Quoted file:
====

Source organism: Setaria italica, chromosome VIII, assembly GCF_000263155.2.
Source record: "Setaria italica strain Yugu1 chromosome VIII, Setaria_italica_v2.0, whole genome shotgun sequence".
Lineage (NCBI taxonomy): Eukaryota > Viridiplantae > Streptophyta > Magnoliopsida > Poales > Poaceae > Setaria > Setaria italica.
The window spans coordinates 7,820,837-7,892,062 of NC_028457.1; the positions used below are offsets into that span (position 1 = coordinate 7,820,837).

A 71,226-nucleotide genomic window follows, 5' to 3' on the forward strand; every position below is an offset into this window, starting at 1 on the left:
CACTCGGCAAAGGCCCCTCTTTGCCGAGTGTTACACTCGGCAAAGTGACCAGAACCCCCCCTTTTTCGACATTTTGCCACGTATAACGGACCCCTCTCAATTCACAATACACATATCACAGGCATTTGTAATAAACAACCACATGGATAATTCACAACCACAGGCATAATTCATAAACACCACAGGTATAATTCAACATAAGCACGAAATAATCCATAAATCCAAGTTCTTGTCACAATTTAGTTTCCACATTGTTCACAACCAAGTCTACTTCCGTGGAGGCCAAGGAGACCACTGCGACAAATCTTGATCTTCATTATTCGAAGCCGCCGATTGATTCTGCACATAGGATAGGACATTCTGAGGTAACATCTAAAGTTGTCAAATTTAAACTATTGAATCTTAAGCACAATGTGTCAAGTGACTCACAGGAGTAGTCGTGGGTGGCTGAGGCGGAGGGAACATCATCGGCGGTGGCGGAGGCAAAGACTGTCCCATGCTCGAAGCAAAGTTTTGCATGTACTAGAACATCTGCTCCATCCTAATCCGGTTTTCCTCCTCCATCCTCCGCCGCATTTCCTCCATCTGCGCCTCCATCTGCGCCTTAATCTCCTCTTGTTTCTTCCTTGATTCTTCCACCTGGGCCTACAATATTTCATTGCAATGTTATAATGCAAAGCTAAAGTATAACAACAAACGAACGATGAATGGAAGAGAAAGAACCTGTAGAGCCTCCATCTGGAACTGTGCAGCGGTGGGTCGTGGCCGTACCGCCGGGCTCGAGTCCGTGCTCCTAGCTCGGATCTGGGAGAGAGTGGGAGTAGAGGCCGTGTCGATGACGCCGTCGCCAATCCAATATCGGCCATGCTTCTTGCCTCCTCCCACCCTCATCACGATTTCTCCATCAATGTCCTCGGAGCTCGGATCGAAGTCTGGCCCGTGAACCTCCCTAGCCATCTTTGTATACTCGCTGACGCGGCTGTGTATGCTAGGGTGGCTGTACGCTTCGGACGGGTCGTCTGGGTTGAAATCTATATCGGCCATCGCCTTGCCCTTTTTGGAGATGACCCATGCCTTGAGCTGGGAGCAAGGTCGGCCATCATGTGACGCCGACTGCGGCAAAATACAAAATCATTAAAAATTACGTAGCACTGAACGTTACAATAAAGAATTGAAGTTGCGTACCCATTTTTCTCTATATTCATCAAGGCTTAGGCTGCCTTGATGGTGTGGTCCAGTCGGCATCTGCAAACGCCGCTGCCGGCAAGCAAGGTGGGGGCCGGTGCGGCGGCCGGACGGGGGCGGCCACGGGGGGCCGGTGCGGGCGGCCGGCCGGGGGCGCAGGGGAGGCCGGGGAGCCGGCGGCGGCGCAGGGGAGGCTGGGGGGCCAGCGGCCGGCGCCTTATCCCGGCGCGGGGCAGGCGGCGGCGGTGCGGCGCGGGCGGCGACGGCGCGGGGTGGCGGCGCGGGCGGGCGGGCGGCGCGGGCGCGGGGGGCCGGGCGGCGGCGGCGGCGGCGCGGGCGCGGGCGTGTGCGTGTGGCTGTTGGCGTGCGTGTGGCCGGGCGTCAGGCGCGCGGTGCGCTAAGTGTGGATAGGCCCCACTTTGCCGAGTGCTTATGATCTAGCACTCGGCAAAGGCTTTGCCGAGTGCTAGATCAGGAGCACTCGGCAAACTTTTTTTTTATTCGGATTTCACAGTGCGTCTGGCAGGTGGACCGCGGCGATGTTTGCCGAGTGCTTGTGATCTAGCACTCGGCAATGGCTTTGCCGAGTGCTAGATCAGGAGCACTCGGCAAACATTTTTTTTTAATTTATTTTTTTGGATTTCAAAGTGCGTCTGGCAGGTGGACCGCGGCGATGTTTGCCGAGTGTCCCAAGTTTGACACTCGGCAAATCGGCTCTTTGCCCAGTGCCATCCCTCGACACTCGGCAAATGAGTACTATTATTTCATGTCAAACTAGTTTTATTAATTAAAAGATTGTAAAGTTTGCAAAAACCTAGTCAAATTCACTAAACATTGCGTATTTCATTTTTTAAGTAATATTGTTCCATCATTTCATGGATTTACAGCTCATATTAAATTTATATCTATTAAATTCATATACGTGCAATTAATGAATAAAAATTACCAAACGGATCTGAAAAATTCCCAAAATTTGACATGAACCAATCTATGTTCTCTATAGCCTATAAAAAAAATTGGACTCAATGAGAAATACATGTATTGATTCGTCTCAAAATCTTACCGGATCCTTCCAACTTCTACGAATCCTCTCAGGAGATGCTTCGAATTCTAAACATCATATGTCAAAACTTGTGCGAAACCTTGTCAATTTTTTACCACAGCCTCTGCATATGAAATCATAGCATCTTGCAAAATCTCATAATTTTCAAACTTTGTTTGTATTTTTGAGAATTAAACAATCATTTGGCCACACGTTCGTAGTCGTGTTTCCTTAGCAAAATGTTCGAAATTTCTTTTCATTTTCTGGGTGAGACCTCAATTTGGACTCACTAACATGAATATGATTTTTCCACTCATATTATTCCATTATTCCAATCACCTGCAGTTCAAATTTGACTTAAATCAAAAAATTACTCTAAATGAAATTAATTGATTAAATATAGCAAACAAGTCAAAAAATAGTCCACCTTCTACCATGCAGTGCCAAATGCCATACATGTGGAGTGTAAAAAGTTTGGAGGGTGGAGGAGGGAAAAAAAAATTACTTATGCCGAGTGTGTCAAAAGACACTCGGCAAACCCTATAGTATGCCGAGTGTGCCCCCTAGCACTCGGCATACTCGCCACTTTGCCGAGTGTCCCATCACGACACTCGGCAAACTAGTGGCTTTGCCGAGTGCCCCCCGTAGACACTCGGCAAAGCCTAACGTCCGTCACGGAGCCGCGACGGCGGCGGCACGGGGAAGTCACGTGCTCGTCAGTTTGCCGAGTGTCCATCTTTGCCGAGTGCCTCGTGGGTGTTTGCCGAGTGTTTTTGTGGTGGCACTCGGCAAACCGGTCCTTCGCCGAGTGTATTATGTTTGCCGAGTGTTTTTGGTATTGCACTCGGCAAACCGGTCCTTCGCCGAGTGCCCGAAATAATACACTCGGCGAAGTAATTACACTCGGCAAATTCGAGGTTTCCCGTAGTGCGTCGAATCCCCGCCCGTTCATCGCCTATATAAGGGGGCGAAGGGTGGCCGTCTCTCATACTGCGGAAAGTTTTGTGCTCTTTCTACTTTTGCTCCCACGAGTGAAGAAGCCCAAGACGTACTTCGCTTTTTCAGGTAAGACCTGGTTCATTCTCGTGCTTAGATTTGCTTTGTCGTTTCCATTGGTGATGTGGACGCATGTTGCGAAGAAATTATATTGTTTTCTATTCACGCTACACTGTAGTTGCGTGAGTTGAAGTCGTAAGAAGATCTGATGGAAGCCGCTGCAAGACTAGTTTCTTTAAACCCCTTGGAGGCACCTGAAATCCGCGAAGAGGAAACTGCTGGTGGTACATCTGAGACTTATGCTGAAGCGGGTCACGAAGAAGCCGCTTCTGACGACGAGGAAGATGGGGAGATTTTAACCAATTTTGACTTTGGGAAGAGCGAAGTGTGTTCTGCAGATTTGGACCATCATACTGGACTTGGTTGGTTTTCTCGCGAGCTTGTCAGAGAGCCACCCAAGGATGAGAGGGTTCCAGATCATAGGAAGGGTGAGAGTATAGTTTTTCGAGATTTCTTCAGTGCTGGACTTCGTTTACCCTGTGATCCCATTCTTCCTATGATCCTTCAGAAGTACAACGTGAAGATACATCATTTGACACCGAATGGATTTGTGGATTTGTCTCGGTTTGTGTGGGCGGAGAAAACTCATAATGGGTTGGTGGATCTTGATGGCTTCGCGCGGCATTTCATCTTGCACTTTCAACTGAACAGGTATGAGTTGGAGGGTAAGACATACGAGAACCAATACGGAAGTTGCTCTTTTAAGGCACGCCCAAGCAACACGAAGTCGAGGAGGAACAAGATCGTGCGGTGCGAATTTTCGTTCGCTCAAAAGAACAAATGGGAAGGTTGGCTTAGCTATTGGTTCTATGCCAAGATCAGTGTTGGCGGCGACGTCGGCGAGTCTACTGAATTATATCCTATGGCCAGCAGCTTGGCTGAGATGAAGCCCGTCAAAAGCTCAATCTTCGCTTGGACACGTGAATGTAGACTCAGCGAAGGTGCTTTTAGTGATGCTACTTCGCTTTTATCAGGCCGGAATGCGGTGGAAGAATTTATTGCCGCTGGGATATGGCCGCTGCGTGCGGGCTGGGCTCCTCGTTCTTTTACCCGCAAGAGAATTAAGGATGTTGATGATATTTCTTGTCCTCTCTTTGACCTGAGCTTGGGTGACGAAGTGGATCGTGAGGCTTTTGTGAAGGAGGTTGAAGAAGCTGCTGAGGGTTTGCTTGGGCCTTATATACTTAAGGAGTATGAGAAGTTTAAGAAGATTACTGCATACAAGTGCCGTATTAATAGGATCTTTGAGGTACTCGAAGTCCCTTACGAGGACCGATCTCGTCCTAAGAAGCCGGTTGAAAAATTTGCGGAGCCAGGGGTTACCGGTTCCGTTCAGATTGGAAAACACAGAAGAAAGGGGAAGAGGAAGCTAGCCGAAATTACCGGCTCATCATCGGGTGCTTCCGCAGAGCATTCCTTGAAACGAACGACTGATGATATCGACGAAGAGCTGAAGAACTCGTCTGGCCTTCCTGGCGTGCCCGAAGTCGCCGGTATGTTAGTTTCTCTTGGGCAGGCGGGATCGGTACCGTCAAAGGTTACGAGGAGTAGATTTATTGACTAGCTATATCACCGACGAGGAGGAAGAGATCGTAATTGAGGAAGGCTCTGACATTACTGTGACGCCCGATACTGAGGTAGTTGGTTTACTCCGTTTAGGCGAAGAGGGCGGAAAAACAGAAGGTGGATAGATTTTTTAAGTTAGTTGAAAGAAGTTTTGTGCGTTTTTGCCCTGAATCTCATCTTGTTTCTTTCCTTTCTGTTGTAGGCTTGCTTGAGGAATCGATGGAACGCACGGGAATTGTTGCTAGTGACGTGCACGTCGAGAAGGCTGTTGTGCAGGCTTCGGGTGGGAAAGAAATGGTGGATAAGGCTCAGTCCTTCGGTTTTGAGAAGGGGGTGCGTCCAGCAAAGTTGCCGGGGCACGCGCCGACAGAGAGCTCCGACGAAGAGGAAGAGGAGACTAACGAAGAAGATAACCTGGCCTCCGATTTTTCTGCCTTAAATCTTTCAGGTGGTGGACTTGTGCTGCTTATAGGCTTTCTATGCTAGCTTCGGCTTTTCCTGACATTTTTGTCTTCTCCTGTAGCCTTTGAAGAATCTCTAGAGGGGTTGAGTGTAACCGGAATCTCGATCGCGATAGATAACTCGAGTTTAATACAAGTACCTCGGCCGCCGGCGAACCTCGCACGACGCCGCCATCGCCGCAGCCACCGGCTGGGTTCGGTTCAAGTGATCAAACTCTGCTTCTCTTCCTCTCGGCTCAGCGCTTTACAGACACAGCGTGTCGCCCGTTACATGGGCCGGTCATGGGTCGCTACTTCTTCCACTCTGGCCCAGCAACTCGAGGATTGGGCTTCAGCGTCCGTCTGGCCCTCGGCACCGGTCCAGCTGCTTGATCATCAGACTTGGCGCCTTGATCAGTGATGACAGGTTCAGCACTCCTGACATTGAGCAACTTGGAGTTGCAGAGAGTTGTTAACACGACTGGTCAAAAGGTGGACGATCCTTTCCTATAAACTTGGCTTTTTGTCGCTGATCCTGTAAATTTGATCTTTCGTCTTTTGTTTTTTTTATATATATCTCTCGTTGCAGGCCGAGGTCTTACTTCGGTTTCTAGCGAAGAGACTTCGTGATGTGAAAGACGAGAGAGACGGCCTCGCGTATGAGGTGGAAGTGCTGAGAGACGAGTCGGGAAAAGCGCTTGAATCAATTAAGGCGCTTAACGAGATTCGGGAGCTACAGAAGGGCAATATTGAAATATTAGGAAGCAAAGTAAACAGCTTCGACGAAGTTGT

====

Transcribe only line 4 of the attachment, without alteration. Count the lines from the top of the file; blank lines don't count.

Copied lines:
The window spans coordinates 7,820,837-7,892,062 of NC_028457.1; the positions used below are offsets into that span (position 1 = coordinate 7,820,837).